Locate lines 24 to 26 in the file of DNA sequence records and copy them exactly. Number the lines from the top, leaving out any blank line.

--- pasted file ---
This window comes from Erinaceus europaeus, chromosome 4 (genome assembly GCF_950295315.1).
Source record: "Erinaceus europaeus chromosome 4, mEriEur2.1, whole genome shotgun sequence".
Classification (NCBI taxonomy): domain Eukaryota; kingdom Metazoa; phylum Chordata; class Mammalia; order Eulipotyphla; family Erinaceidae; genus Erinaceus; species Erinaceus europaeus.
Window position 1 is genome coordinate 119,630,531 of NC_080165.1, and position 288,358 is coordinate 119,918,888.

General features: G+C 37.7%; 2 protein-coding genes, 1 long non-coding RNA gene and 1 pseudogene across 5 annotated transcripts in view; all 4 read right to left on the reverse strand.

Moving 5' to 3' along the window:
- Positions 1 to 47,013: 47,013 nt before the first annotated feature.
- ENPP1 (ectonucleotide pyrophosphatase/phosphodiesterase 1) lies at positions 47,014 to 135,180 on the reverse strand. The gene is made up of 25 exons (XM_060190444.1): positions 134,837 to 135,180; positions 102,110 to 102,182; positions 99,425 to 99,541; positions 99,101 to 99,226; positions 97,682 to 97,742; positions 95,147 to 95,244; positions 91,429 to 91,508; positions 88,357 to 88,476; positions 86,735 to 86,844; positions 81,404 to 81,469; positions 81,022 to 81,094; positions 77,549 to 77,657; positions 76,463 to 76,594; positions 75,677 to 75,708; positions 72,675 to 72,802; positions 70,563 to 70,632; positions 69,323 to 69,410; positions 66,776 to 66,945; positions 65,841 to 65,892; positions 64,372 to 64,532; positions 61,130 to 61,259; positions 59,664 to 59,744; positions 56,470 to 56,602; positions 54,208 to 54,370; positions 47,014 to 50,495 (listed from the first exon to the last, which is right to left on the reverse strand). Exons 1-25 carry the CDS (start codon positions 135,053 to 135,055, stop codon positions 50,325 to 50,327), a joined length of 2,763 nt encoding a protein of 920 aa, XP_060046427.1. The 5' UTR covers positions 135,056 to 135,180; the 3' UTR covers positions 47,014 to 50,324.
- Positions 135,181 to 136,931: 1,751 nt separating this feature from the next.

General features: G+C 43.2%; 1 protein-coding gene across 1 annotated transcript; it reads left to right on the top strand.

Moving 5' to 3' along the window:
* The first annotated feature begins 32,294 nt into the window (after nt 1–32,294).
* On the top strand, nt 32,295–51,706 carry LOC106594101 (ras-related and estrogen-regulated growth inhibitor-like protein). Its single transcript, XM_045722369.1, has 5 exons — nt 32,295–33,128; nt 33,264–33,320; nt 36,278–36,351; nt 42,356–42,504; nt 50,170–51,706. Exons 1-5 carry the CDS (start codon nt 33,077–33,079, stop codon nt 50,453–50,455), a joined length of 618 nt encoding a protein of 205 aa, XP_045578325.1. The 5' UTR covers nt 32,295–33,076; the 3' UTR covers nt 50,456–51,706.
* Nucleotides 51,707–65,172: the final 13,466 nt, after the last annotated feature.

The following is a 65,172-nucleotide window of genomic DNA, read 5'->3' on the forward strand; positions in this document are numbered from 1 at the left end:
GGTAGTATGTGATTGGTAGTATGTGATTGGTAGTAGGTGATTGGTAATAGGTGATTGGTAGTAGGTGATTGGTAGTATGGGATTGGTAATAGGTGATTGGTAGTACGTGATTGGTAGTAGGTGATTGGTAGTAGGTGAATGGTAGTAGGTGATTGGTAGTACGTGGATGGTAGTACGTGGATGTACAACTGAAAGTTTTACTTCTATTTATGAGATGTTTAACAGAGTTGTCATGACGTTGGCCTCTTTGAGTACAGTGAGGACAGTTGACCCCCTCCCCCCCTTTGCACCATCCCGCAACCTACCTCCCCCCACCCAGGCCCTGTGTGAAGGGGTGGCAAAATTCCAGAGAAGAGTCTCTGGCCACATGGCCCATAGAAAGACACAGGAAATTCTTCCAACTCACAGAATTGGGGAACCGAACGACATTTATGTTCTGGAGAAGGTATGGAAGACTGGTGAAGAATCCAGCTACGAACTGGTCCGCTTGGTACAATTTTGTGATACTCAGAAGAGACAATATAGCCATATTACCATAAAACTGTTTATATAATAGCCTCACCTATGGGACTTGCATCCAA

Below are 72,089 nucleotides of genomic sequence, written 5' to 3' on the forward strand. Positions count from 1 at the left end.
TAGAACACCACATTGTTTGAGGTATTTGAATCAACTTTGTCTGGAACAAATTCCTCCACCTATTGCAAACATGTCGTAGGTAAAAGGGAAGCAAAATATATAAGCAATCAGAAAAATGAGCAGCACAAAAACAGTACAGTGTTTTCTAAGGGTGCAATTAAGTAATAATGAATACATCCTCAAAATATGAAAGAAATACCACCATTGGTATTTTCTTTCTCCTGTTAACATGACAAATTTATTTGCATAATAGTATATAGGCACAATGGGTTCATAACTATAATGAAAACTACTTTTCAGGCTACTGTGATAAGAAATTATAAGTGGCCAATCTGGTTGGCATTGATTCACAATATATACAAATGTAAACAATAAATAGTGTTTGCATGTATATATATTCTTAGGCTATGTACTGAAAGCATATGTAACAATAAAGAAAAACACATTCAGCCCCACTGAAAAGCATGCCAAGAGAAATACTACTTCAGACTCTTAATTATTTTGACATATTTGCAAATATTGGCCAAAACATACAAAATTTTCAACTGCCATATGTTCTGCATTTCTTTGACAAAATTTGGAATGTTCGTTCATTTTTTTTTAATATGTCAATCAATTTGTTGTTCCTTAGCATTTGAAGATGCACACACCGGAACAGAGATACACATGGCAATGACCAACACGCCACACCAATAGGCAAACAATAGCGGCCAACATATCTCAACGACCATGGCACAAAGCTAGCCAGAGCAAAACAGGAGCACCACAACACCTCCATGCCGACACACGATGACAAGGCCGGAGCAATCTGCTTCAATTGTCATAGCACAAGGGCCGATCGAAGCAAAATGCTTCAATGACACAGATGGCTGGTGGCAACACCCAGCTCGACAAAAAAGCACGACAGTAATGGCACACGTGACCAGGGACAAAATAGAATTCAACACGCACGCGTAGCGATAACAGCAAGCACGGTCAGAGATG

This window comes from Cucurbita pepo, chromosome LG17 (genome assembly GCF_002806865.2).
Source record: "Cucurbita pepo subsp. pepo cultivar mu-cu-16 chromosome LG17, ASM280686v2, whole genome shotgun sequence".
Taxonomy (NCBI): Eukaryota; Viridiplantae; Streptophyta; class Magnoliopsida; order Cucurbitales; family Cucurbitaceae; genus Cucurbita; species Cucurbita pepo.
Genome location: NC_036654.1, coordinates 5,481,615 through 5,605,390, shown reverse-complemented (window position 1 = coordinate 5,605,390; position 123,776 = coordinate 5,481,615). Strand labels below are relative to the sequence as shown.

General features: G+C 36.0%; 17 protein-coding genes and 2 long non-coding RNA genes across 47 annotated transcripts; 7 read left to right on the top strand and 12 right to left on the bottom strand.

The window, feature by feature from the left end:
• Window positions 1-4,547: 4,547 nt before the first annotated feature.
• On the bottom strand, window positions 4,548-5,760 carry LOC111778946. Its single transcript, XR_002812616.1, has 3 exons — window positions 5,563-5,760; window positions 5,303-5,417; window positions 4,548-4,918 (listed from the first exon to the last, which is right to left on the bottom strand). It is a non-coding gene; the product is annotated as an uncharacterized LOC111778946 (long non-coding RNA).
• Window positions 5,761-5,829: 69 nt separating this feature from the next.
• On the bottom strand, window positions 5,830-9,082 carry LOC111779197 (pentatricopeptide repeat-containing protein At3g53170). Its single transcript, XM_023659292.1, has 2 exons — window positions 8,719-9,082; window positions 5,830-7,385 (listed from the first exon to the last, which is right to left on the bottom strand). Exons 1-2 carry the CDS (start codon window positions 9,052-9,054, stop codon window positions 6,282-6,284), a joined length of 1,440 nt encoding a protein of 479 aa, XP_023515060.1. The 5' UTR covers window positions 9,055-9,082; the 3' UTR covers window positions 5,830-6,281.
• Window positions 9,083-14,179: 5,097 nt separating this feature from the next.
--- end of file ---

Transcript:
The window, feature by feature from the left end:
• Window positions 1-4,547: 4,547 nt before the first annotated feature.
• On the bottom strand, window positions 4,548-5,760 carry LOC111778946. Its single transcript, XR_002812616.1, has 3 exons — window positions 5,563-5,760; window positions 5,303-5,417; window positions 4,548-4,918 (listed from the first exon to the last, which is right to left on the bottom strand). It is a non-coding gene; the product is annotated as an uncharacterized LOC111778946 (long non-coding RNA).